There was a stretch in the 2010's when it seemed like the San Antonio Spurs were nailing every one of their draft picks. Not because the guys they were drafting were the most talented players or went on to have the best careers, but because at the time of the selection, it seemed like they'd make good San Antonio Spurs. There was a system in place, built over decades by a front office, a head coach and a few notable players, and if they could find guys who could simply fall in line, the machine would continue running without flaw.
The Miami Heat have since taken the title from the Spurs as the NBA's most consistent and steady franchise. With the triad of Micky Arison, Pat Riley, and Erik Spoelstra leading the way for nearly two decades now, Miami has been able to build a well-established ‘Heat Culture' that has seemingly been turned into the punchline of jokes delivered by fans of teams who haven't been nearly as successful as Miami has. Go ahead and chuckle at the notion that the Heat are the “HARDEST WORKING. BEST CONDITIONED. MOST PROFESSIONAL. UNSELFISH. TOUGHEST. MEANEST. NASTIEST TEAM IN THE NBA,” if you'd like, but there's little evidence that they aren't. And just as the Spurs had gotten so good at adding guys to the system, the Heat found a gem in Jaime Jaquez Jr. in last year's NBA Draft, and former NBA star JJ Redick sees it that way too.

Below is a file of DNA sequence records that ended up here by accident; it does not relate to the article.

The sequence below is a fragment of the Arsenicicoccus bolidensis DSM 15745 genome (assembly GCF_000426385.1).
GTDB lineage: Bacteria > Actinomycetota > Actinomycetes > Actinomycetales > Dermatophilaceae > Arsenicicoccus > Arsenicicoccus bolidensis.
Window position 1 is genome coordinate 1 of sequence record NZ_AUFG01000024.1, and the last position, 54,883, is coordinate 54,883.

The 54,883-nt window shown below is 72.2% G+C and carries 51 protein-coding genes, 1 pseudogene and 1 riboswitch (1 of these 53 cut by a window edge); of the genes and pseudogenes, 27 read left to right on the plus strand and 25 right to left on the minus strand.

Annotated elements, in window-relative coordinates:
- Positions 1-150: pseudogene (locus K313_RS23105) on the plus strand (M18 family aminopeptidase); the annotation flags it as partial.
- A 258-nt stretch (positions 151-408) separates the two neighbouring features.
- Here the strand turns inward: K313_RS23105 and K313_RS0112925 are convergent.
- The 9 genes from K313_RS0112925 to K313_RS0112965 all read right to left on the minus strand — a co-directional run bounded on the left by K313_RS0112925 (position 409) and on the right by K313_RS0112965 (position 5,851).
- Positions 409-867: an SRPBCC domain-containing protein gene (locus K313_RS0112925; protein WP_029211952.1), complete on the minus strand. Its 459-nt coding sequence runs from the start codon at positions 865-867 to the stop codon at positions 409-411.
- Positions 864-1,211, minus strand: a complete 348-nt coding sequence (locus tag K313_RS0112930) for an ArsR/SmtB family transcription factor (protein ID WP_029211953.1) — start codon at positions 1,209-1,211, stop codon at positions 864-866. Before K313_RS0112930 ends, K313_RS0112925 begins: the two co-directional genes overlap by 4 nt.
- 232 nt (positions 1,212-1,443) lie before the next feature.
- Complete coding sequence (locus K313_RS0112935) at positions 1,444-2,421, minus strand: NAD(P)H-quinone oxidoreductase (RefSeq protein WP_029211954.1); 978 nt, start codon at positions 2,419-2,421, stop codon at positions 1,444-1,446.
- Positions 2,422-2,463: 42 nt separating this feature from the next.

The Heat selected Jaime Jaquez Jr. with the 18th overall pick, but as of right now, you could easily argue he's somewhere between the 3rd and 5th most impactful rookie in the NBA. It feels like Jaquez is having the same kind of season Jalen Willams had last year in Oklahoma City. And I mean, look at the stats comparing Jaquez to Williams' rookie season.
Jaime Jaquez Jr. – 15.6 points, 5.3 rebounds, 3.6 assists, 1.4 steals per 36 minutes, 52-39-82 shooting splits
Jalen Williams – 16.7 points, 5.3 rebounds, 3.9 assists, 1.6 steals per 36 minutes, 52-36-81 shooting splits
Pretty similar across the board, huh? The numbers aren't necessarily eye-popping, but there's a maturity, calmness, fearlessness and completeness to his game that makes it feel like he's not a rookie. Williams finished 2nd in Rookie of the Year voting last year, and if I had a ballot, Jaquez Jr. would be either 3rd or 4th right now behind Holmgren, Wemby, and potentially Ausar Thompson (dude can play some serious defense!) Like Williams last year, I imagine that Jaquez will continue to earn the trust of Erik Spoelstra and his Heat teammates and get more and more minutes throughout the year. By the time the Playoffs roll around, count on seeing Jaquez out there in crunch time as the Heat try to defend their Eastern Conference title.